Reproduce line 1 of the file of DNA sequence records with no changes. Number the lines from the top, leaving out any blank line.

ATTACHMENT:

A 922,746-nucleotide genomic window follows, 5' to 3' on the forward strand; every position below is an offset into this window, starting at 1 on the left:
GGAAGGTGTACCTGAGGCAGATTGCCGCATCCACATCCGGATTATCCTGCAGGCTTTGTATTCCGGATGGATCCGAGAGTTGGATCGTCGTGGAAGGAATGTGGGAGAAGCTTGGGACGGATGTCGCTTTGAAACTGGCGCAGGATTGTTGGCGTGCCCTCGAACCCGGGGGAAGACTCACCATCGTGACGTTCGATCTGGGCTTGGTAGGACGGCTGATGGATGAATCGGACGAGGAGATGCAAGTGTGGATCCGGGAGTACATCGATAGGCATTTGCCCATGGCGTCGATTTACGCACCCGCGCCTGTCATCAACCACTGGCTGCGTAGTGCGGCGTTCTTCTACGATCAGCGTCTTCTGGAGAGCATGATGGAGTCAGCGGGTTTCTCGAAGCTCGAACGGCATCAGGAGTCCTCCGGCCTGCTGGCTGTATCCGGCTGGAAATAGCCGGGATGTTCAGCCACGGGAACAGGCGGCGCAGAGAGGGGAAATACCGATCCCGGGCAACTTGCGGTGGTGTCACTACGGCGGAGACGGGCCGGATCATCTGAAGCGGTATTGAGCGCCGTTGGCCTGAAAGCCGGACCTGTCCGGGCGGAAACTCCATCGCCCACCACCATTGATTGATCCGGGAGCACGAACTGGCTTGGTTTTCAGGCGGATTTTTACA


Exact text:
A 922,746-nucleotide genomic window follows, 5' to 3' on the forward strand; every position below is an offset into this window, starting at 1 on the left: